Telegraph poles were left to soak in a mix of old sump-oil, and creosote.. - Seemed to work for them!
 

justme igor

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Creosote? that stuff from the chimi? and mix that with old used(or new)engine oil?(that is what you mean with: sump oil?)
I used a: look a like "carboleum".
I can think of one problem with engine(sump?) oil, the putty i use wont stick?
Best.
 

justme igor

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The goo is Poly max high tack, also available in brown and black.
It will harden/stiffen up over time, fully cured after 4 weeks.

The strength is the same, the wood stain is getting into the wood, paint is on top of the wood, if you would paint it you must relay on the paint strength.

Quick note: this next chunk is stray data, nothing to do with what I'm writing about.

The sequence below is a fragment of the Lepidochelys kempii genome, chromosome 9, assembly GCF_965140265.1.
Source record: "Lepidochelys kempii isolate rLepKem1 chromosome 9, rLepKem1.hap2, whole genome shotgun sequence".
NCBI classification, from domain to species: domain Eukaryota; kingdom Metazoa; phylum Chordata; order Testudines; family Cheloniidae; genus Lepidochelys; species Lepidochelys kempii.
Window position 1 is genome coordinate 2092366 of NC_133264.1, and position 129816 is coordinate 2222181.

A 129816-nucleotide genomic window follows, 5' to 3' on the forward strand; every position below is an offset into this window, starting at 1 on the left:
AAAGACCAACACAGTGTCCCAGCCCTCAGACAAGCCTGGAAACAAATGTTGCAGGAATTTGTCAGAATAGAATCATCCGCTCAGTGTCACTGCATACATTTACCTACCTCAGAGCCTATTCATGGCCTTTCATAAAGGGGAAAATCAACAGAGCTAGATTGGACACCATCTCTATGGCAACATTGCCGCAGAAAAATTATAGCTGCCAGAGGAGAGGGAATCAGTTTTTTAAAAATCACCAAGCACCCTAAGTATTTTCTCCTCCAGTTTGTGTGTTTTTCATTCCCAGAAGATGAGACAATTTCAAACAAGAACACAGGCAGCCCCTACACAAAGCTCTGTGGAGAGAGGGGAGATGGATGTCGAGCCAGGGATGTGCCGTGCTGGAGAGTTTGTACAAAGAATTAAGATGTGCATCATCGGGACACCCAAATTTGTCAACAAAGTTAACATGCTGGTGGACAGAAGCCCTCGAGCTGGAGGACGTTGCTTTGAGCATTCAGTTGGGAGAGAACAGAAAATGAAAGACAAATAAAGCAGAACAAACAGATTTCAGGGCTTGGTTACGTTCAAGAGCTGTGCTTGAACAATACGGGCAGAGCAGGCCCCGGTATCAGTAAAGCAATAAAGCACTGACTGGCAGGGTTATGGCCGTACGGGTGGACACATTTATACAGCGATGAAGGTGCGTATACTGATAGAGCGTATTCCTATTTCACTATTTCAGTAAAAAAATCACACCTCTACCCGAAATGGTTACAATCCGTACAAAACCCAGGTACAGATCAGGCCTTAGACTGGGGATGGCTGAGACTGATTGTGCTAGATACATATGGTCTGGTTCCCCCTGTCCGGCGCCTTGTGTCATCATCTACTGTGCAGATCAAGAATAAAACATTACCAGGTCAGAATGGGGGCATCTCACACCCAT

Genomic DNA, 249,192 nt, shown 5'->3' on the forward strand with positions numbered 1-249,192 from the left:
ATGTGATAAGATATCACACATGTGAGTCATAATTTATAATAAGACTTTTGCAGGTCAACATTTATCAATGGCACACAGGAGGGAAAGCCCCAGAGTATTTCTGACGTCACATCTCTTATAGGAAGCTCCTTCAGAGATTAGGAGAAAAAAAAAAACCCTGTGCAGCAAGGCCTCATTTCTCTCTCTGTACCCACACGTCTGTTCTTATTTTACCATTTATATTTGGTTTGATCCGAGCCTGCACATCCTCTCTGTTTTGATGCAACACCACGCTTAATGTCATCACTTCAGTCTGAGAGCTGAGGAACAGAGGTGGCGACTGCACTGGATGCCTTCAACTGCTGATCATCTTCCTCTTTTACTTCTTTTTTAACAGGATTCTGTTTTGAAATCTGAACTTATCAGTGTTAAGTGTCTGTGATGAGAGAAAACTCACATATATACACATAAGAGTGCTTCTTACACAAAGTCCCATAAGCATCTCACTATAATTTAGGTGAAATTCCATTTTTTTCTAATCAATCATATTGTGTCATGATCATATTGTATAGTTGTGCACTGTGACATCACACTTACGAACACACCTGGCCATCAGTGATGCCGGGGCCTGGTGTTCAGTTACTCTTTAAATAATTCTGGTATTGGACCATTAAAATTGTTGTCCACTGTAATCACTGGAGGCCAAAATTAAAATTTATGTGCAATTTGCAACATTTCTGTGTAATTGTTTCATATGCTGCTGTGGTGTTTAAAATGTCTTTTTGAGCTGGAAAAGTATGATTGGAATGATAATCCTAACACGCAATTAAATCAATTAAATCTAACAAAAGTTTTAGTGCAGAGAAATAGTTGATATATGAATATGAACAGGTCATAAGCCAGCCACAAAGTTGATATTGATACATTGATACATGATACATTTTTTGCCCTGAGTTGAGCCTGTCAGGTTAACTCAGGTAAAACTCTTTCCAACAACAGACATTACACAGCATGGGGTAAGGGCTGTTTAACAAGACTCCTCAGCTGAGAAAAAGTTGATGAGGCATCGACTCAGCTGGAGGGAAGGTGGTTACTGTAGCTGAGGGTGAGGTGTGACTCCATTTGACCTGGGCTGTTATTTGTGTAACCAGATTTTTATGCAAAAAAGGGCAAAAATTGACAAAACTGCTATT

For this application is paint not advisable....moister will get in, but not out.
With wood stain the wood can dry.
To maxim the surface that has been thread it is better to treat first with wood stain(after cutting the slots!!) then glue it with Poly max.
Just in case there is a pocket.
I hope this was the answer you were looking for?
Best.
 

justme igor

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No, for durability machine slots first then stain, you must close the wood completely.
For pulling strength it does not matter on wood stain, with paint it does, paint is weaker
 

Greg Elmassian

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I know most glues do not hold as well on stain, but I think what is happening is that it's good enough and better than paint.

Most stains leave at the worst an oily surface, and at the best, less penetration for the glue.

But, it works well enough it seems.